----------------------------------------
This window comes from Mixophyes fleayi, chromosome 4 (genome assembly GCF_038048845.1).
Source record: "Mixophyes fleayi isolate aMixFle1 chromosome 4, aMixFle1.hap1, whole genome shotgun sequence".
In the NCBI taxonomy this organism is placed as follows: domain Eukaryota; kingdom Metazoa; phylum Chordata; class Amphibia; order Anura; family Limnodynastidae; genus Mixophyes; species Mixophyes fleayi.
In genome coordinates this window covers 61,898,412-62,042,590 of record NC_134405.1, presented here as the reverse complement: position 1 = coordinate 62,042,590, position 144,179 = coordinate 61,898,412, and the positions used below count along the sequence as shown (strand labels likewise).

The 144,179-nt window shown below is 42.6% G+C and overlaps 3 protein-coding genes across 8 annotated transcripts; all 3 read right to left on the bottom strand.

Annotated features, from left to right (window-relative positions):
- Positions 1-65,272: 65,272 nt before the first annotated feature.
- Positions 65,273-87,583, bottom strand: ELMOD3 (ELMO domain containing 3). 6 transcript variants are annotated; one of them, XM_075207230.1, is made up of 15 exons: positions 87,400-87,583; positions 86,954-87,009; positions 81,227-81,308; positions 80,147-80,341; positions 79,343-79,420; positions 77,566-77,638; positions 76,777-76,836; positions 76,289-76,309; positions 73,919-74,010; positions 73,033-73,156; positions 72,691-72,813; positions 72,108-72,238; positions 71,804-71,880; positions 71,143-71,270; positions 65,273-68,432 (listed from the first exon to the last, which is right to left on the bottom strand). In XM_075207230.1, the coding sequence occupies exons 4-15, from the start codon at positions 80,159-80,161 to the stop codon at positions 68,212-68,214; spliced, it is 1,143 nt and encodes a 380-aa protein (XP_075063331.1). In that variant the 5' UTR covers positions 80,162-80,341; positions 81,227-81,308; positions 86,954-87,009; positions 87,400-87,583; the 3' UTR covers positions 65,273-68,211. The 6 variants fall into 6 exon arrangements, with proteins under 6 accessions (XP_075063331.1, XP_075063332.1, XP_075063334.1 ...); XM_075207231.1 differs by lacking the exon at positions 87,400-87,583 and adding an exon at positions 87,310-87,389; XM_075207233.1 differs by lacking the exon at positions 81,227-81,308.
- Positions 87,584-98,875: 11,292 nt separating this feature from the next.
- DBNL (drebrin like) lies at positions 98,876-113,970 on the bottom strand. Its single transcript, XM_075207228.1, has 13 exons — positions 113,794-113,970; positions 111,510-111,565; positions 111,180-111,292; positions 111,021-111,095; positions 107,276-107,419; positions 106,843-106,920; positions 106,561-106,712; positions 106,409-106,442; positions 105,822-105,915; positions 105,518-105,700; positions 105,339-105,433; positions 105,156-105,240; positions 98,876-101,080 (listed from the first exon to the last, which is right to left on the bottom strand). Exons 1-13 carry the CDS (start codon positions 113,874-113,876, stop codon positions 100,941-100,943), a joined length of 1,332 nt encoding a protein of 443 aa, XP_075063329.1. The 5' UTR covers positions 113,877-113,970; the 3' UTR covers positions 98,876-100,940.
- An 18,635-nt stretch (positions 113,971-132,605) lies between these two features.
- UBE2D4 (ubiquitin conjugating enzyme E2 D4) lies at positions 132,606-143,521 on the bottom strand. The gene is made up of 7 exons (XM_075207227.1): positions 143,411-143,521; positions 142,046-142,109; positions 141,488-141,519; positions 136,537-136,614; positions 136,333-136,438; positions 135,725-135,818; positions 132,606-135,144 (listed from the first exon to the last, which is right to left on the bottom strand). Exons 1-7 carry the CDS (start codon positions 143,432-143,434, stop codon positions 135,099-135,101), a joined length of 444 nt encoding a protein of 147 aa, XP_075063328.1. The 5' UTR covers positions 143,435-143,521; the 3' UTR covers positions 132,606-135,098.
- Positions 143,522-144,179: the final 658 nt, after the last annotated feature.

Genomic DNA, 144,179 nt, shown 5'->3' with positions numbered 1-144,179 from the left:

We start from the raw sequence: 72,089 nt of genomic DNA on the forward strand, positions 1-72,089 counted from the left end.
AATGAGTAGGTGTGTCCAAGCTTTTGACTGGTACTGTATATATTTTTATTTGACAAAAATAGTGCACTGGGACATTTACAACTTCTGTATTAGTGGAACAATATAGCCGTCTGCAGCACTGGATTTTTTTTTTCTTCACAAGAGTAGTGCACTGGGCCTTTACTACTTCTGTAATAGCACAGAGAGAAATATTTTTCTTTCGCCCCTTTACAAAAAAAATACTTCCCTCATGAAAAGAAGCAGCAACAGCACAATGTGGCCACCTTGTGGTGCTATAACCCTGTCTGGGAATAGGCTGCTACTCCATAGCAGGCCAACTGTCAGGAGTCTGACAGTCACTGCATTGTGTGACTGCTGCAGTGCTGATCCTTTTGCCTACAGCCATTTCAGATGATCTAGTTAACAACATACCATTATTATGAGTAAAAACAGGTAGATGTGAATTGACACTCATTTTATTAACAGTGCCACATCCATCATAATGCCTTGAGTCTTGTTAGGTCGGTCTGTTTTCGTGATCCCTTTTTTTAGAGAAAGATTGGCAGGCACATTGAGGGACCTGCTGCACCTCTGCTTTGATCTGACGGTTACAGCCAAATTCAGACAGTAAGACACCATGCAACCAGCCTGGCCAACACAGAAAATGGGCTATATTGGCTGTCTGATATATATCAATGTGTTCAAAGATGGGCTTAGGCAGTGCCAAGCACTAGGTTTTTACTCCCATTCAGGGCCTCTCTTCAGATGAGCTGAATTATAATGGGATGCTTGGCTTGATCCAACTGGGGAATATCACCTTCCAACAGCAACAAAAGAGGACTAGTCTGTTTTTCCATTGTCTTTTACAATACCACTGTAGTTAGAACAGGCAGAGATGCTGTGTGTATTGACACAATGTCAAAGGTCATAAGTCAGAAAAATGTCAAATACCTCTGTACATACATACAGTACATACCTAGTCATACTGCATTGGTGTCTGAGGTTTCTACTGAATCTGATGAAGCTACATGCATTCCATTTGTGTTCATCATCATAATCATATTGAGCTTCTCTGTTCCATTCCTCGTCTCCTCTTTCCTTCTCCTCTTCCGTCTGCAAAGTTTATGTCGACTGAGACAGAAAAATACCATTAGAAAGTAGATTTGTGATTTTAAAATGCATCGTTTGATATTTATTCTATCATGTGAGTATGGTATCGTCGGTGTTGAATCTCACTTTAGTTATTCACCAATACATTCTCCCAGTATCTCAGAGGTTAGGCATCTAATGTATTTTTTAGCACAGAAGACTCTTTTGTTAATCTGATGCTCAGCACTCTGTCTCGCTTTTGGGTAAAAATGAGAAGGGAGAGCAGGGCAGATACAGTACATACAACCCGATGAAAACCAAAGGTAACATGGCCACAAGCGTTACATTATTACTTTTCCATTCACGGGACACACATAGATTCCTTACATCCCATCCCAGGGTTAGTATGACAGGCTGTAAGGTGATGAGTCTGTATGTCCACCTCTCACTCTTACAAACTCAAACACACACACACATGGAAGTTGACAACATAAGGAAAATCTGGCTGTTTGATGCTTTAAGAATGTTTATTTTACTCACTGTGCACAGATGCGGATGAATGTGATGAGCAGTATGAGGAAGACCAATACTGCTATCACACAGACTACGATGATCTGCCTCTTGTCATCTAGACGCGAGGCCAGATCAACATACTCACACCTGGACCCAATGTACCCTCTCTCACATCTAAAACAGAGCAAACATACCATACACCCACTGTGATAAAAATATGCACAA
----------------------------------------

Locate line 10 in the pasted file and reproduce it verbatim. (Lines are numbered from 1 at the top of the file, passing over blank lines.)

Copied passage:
- DBNL (drebrin like) lies at positions 98,876-113,970 on the bottom strand. Its single transcript, XM_075207228.1, has 13 exons — positions 113,794-113,970; positions 111,510-111,565; positions 111,180-111,292; positions 111,021-111,095; positions 107,276-107,419; positions 106,843-106,920; positions 106,561-106,712; positions 106,409-106,442; positions 105,822-105,915; positions 105,518-105,700; positions 105,339-105,433; positions 105,156-105,240; positions 98,876-101,080 (listed from the first exon to the last, which is right to left on the bottom strand). Exons 1-13 carry the CDS (start codon positions 113,874-113,876, stop codon positions 100,941-100,943), a joined length of 1,332 nt encoding a protein of 443 aa, XP_075063329.1. The 5' UTR covers positions 113,877-113,970; the 3' UTR covers positions 98,876-100,940.